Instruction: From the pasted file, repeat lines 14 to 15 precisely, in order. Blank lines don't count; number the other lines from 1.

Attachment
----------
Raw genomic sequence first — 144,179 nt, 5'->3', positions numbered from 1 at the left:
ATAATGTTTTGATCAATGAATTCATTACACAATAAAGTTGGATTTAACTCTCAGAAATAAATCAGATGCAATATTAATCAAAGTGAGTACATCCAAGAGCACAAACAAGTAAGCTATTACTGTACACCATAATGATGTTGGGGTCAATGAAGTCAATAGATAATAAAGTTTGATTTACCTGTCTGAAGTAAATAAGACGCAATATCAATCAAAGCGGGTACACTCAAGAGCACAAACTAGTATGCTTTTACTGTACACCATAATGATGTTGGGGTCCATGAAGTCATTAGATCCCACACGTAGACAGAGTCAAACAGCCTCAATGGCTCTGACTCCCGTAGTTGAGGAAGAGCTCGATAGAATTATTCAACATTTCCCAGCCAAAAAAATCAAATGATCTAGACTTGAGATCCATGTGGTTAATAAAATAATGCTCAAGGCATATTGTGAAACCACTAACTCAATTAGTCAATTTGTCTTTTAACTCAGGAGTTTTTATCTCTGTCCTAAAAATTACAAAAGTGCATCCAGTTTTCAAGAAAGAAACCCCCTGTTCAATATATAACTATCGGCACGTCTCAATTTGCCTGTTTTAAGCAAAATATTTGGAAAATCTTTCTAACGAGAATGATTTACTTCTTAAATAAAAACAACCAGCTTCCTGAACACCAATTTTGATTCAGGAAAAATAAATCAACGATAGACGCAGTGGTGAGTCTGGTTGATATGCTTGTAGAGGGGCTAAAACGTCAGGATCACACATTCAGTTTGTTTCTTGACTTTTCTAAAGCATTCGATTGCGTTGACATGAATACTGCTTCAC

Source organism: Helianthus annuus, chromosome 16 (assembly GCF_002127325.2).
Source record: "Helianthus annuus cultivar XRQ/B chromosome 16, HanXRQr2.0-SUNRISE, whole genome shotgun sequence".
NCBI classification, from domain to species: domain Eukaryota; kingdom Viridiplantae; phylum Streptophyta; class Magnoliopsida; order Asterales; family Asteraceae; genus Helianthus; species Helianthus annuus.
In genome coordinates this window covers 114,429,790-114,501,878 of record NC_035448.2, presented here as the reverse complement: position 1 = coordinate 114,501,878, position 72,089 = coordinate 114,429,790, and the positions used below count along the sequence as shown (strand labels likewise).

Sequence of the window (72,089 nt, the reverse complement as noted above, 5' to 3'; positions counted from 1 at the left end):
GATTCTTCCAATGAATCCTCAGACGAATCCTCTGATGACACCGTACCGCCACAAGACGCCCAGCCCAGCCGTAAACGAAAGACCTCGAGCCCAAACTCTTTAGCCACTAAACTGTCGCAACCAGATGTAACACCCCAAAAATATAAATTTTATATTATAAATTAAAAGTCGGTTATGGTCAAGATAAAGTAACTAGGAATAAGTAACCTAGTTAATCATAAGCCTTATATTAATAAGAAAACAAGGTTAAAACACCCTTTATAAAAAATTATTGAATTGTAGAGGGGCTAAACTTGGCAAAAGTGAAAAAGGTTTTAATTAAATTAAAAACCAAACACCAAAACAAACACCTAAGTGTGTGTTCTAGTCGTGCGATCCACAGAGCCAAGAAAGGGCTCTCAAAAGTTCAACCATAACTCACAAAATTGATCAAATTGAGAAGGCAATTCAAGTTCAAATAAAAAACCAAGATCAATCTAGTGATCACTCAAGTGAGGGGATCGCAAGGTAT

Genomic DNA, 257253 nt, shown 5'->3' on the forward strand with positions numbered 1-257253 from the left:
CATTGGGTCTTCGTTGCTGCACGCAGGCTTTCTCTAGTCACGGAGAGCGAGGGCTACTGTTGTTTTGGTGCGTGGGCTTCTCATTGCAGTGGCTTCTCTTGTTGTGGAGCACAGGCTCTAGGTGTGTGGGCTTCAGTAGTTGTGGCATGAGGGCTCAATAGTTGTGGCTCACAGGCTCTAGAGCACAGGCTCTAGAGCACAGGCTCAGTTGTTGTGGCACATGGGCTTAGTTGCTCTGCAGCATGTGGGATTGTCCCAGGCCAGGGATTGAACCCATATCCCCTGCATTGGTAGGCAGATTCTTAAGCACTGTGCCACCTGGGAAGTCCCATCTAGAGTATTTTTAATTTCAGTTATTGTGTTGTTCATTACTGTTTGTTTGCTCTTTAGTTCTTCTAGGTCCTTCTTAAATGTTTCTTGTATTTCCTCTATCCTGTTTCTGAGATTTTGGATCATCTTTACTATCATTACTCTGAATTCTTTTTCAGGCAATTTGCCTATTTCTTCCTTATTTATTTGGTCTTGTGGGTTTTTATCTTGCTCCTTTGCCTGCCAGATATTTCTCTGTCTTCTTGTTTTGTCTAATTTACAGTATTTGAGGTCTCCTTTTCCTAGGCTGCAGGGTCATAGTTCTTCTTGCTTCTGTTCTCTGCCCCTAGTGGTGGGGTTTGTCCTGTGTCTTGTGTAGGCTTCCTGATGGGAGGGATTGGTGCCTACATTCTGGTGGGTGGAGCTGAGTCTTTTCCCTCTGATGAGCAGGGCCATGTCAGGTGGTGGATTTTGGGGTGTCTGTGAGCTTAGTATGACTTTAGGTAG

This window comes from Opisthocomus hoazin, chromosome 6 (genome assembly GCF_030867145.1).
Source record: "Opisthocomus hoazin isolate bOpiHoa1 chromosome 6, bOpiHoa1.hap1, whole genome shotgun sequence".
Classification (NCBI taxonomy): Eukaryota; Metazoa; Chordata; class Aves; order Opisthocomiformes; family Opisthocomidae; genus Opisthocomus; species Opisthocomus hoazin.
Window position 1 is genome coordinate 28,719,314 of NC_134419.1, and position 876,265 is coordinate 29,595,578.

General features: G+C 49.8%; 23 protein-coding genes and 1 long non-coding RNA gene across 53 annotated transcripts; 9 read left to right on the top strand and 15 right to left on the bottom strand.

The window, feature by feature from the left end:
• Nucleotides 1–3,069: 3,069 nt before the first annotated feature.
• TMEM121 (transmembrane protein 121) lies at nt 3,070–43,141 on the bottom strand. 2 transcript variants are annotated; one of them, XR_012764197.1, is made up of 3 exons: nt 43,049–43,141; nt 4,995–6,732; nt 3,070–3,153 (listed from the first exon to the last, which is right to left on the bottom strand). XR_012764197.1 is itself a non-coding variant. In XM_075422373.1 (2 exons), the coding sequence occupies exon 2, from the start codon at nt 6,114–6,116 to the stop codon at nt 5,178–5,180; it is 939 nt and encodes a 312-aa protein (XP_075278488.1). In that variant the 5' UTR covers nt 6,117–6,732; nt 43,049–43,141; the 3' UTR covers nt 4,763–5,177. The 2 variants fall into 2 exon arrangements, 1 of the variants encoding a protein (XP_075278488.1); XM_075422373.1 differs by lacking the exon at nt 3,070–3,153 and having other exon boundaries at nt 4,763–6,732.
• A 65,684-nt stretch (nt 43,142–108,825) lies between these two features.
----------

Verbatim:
Window position 1 is genome coordinate 28,719,314 of NC_134419.1, and position 876,265 is coordinate 29,595,578.

General features: G+C 49.8%; 23 protein-coding genes and 1 long non-coding RNA gene across 53 annotated transcripts; 9 read left to right on the top strand and 15 right to left on the bottom strand.